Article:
How Blake Griffin Remade His Body and Returned to All-Star Form

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Just past 10:30 a.m., Blake Griffin is ready for us. Trevor Harrison, the star forward’s personal therapist and trainer, and I have been waiting in the lobby of one of the glossy five-star hotels NBA teams frequent in New York City. The Pistons arrived in midtown Manhattan as late Monday night turned into early Tuesday morning, after Detroit shellacked Denver 129-103 at home, boarded a chartered plane and jetted east. So on the second day of a back-to-back, we’ve been summoned to the All-Star’s room to readjust the hulking body that’s ever important to the Pistons’ delicate playoff hopes.

Griffin’s 6’10” frame nearly fills the entire doorway as he welcomes us into the suite’s living room. His handshake engulfs mine. NBA TV plays in the background, rolling through the previous evening’s highlights, including Detroit’s upset over the upstart Nuggets. “Season low 23 minutes,” Griffin tells us, proudly. Amidst a campaign averaging 36.2 ticks per outing—the highest mark since his second season—the eight-year veteran sat the entire fourth quarter against Denver. For one of the bounciest big men in NBA history, four weeks shy of his—in sports parlance, dreaded—30th birthday, Griffin’s career has become as much about finely tuning that chiseled instrument as digesting film of opponents’ pick-and-roll coverages. “Over the years, I’ve tried to really learn a lot about my body,” Griffin says. He studied health and exercise science during his two years at Oklahoma.

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As Harrison unfolds a cushioned treatment table, Griffin wheels a cart of now-devoured, room service breakfast out into the hallway, spilling leftover milk in the process. The duo first met in January 2017, in between devastating injuries that derailed Griffin’s, and subsequently the Clippers’, 2016 and 2017 postseason runs, the latter effectively ending Lob City all together. They determined the right big toe injury that eliminated Griffin two years ago was nothing short of a freak accident, when he somehow injured a patellar plate storming into the paint for a routine layup against the Jazz. That entire summer limited Griffin to upper body strength training and pliability table work. Each of Griffin’s scars from surgeries past signify time lost. “My growth in my game was stunted,” he says. “That’s not my style. I don’t work like that.”

And while the seismic trade that delivered Griffin to Detroit didn’t birth the playoff appearance the Pistons hoped, 2018 provided his first fully-healthy summer since… longer than he can remember while Harrison prods his ankles with a Hypervolt massage gun. “It was huge just because I was able to build,” Griffin says. “I always felt like the last two, three summers I was struggling trying to get healthy, trying to get to a place where I could start training camp. The first time I was able to get on the court was mid-August, and I was limited to 20 minutes of just spot-shooting, no movement or anything like that.” Griffin has since averaged a career-high 26.2 points per game en route to his sixth All-Star selection and first since 2014-15. He is faster and stronger, soaring and shooting more efficiently than ever before. “I have peace of mind of knowing when I get on the court, there’s nothing that’s bothering me or restricting me from getting the most out of that movement.” He has reemerged on the league’s marquee, shining alongside the game’s biggest names. That his return coincides with the healthiest stretch of his career has been nothing close to coincidence.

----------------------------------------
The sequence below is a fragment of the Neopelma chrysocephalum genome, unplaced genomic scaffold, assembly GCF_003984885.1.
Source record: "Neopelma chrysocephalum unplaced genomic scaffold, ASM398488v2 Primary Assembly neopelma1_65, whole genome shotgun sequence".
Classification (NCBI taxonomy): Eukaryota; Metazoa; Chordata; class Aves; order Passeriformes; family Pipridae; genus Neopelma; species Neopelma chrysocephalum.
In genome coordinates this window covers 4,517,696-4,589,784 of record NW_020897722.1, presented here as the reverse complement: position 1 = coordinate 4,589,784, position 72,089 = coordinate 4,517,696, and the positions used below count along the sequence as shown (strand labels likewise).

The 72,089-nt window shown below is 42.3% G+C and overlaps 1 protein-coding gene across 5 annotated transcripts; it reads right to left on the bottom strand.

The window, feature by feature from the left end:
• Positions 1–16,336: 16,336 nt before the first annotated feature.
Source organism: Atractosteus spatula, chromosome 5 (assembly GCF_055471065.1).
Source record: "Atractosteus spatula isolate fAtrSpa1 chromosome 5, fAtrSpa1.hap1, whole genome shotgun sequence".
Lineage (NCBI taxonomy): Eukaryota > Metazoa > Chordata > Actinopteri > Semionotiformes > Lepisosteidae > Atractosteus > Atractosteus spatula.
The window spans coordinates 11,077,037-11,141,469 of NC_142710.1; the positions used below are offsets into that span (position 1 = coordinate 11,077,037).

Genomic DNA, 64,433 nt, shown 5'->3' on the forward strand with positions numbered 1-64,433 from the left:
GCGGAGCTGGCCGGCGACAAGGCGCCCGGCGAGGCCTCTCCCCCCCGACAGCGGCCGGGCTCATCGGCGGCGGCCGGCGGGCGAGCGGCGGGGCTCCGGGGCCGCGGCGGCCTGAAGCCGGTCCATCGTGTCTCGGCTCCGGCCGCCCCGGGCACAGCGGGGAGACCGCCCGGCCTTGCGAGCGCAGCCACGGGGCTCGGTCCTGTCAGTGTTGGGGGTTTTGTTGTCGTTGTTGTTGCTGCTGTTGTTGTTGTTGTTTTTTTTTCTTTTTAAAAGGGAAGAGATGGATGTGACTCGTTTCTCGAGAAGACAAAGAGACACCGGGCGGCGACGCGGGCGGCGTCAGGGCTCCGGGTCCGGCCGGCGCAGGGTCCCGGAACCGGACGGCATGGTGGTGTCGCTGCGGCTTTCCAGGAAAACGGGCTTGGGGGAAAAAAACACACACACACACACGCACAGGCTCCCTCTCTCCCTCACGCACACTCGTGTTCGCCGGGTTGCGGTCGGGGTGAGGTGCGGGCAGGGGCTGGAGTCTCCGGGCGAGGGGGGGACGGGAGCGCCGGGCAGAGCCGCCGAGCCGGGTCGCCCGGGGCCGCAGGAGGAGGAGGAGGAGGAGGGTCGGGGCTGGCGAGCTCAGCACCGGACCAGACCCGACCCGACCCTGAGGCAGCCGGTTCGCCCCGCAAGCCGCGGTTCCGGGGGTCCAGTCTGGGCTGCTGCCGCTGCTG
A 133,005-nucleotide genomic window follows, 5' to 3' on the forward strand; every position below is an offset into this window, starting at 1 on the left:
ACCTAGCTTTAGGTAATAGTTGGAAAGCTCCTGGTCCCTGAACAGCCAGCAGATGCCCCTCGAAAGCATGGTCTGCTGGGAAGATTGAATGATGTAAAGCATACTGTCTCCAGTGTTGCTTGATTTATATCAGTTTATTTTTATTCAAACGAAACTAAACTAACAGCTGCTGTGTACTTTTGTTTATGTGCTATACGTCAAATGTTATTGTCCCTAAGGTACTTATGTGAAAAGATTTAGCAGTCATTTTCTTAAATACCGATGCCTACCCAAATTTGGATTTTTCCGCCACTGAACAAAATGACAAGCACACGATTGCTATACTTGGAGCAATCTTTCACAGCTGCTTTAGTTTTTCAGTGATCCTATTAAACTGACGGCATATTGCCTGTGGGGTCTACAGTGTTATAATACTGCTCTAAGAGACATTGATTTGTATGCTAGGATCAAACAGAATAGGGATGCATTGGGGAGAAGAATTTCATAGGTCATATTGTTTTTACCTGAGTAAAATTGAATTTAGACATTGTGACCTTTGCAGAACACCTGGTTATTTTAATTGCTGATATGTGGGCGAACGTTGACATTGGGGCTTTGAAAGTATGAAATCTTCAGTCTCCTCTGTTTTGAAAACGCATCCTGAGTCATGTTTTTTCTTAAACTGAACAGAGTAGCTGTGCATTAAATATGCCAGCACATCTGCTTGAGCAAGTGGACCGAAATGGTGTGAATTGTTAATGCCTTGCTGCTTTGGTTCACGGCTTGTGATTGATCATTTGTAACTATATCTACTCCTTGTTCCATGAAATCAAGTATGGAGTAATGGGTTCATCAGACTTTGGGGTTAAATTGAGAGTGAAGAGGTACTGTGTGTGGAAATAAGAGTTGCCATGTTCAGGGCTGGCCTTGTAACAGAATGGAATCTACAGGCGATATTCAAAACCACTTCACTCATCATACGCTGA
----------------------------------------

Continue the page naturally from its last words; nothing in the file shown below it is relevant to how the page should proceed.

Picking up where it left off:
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Before his fingers traversed the muscles of star athletes, Harrison played professional rugby in both the U.S. and Canada. His father and brother went pro in hockey, his mother a fabled equestrian rider and sister a national champion in her own right. “All of us retired at 26, 27 because of non-contact injuries,” he says. The Harrisons were all trained on Vancouver Island to be bigger, faster and stronger, snowballing muscle and ignoring the biomechanics required to best utilize such ferocious strength. Harrison’s own plight unlocked a different world of athletics, pushing him toward acquiring a massage therapy and personal training license. He began working with offensive lineman on the Pittsburgh Steelers and Arizona Cardinals, even babysitting clients’ children when they took their wives on date nights.

He came under the mentorship of longtime Phoenix Suns trainer Mike Clark, and spent two years learning his specialized system, combining integrated manual therapy: table work predicated on muscle groups and limbs’ range of motion; corrective exercise: designed to teach body parts how to function within an optimal range of motion; strengthening or stabilization, and then recovery. A tight muscle will always cause a weakness in its opposite muscle. If an athlete undergoes manual therapy and doesn’t exercise, their muscles immediately tense back up. If athletes solely strength train, the opposite muscles tighten in that process. Clark’s magic loosens what’s tight, strengthens what’s weak, and then maintains a prime range of motion for peak performance. “Systematically, that’s how the body works,” Harrison says.